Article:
Microsoft Issues Five Critical Patches For Windows Vulnerabilities

Patch ActiveX

Altogether, Microsoft's security update, which particularly affects several versions of Windows Vista, in addition to Server 2003 and Server 2008, included critical fixes for Windows Media Format, Transmission Control Protocol/Internet Protocol, ActiveX, Wireless LAN and JScript Scripting engine.

Patches deemed critical indicate that the vulnerability could be exploited remotely with little or no intervention by the user. However, security experts say that they have yet to see active attacks exploiting the vulnerabilities Microsoft patched with its security update.

But that will likely change, experts say. Two of the vulnerabilities that attackers would likely hit up first occur in the way that Windows handles ASF and MP3 media files. The errors, specifically found in Windows Media Format, could allow remote code execution if hackers successfully enticed a victim to open a malicious media file. Malicious code could then be launched that would enable hackers to infiltrate a user's system to steal information.

"We've seen similar exploits in the past and all a user would have to do is visit a compromised Web site hosting one of these malicious files, which could be an MP3, WMA or WMV file, and they could become infected," said Ben Greenbaum, senior research manager for Symantec Security Response, in an e-mail.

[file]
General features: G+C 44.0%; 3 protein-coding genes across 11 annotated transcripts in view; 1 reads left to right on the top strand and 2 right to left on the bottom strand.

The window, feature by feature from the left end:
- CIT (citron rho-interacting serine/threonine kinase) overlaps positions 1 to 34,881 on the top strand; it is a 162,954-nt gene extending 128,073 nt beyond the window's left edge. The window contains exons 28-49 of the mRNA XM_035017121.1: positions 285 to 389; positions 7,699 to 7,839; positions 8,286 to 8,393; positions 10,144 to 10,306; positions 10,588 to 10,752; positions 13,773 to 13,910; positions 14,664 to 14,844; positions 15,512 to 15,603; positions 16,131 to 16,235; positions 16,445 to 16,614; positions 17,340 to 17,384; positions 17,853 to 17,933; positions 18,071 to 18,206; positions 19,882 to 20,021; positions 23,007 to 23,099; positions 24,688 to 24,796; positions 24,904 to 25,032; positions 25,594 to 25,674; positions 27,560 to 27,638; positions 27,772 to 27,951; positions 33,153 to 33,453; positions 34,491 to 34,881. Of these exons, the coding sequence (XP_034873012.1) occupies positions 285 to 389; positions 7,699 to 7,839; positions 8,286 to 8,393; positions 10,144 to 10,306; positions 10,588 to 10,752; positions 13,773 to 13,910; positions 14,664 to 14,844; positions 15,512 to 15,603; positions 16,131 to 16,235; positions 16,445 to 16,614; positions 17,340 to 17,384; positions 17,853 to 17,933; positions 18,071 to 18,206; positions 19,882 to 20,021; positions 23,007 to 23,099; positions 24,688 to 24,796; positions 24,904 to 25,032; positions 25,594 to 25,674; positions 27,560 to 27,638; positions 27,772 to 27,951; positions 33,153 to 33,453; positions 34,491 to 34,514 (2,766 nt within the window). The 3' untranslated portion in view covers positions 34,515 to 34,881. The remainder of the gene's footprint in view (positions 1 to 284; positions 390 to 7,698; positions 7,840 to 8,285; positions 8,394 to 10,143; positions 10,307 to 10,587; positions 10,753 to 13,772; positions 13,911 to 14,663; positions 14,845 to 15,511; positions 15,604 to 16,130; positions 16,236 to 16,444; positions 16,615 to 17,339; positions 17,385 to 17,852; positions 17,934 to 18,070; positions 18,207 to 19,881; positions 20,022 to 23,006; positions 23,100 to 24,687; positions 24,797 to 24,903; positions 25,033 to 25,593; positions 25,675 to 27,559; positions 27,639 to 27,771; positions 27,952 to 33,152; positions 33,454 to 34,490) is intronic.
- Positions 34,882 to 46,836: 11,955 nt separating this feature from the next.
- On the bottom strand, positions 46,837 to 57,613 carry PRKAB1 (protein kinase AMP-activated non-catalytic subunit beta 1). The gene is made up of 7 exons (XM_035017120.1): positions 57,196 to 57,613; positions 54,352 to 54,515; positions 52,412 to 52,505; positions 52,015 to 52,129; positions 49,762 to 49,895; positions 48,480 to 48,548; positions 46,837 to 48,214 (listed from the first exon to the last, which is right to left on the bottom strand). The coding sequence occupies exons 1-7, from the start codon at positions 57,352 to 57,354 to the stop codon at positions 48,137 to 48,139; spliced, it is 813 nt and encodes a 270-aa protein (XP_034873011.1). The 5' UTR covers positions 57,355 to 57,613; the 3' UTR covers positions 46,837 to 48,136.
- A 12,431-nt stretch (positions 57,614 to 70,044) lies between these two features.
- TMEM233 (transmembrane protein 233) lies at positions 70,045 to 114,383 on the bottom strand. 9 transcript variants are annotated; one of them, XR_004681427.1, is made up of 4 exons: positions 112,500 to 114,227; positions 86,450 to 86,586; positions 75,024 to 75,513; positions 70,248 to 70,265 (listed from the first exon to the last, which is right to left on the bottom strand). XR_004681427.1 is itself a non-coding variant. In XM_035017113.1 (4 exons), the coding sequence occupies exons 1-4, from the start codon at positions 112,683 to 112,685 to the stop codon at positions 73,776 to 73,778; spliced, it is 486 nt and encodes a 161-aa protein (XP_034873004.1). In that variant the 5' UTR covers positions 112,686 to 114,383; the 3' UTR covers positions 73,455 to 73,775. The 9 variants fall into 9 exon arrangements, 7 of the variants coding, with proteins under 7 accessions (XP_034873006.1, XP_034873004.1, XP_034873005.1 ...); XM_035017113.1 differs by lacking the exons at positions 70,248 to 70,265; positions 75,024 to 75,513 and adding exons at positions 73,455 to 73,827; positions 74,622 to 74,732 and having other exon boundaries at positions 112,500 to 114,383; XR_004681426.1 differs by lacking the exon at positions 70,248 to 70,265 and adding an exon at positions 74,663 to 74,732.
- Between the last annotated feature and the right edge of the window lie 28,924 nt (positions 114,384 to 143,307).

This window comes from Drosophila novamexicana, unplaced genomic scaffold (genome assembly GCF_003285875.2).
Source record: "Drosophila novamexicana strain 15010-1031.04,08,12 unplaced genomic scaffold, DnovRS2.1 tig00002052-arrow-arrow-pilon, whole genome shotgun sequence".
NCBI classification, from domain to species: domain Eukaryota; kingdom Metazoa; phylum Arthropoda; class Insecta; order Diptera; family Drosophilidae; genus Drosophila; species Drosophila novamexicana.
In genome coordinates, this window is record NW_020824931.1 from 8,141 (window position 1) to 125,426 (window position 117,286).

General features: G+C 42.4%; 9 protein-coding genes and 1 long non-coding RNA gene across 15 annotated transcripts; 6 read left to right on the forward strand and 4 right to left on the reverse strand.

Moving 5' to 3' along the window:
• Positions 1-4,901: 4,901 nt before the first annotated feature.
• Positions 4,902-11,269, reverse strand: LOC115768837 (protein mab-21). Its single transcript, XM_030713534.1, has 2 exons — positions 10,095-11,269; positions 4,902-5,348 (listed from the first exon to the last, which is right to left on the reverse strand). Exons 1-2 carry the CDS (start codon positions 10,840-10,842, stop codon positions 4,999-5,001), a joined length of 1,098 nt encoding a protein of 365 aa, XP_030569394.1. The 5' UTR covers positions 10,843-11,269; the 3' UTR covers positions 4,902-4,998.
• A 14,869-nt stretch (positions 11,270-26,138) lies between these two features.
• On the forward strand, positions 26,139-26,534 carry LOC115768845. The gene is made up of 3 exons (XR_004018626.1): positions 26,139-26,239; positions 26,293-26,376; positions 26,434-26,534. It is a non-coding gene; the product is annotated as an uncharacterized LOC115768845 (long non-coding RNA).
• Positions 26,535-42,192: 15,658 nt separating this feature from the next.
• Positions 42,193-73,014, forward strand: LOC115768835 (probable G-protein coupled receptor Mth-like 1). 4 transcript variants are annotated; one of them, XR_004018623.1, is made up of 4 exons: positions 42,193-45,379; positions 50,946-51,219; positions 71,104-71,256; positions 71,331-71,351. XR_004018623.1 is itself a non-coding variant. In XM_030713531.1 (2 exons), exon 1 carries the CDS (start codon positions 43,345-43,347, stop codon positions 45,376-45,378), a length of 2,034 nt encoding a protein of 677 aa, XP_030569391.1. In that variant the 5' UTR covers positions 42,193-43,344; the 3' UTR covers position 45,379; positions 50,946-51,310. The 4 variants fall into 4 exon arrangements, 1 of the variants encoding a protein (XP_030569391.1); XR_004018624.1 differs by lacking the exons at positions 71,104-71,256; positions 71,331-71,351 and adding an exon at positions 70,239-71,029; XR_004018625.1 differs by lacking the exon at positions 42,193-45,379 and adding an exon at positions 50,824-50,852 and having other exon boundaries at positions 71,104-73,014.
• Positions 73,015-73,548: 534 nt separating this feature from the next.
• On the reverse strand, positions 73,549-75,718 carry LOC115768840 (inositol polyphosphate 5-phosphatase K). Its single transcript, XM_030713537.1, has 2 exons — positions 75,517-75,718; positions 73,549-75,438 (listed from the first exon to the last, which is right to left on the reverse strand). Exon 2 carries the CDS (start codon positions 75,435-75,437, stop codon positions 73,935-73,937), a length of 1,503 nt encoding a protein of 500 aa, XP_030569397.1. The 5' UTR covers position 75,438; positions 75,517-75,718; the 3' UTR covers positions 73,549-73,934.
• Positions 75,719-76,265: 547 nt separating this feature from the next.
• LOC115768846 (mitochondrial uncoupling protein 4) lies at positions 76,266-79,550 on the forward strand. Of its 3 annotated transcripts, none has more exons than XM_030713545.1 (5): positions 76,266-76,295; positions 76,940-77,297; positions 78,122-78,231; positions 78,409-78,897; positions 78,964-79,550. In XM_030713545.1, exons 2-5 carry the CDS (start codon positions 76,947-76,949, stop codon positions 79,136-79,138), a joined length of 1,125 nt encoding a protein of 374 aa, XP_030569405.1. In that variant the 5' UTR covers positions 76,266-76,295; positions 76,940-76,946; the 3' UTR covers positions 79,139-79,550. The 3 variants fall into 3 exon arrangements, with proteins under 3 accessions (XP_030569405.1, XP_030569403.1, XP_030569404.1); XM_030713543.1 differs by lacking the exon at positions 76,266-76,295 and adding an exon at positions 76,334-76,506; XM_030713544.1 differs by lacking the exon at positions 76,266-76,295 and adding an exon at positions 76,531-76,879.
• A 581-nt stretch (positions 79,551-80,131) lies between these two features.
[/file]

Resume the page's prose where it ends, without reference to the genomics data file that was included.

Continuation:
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In addition, Microsoft released several fixes for errors in Windows TCP/IP, two of which could pave the way for hackers to launch targeted denial of service attacks by sending infected TCP/IP packets over the network, causing the system to freeze or automatically restart.

"If you're targeting a corporate network, you could take down some critical services by taking advantage of this vulnerability," said Jason Miller, security and data team manager for Shavlik Technologies. "It would definitely be a targeted attack at that point."

Meanwhile, security experts say that one of the most serious patches included a fix for a critical JScript Scripting engine vulnerability that could allow hackers to launch attacks by enticing victims to open a malicious file or compelling them to visit a malicious Web site that invokes malformed script, typically through some social engineering scheme. Once a user opened the malicious file or was redirected to a dangerous Web site, attackers could download malicious code that could be used to take control of a user's entire machine, usually to steal information or passwords.

In addition, Microsoft released a fix for a critical DHTML Editing component in the ActiveX control that also could infect users' PCs with malicious code if they were to visit a specially crafted Web site.

Miller said that the JScript error and the ActiveX vulnerability would likely have the biggest impact on the average consumer, due to the fact that home users are more likely to inadvertently download a virus or a Trojan while surfing the Web.

"They're going to throw down the Trojan viruses," Miller said. "They could do some really nasty things to [users'] machines."

The Microsoft patch bundle also incorporated a repair for a flaw in Wireless LAN AutoConfig Service that could allow hackers to launch malicious attacks by infiltrating public wireless hot spots, such as coffee shops and airports. However, a successful exploit could only be launched on Vista and Windows Server 2008 machines running wireless cards.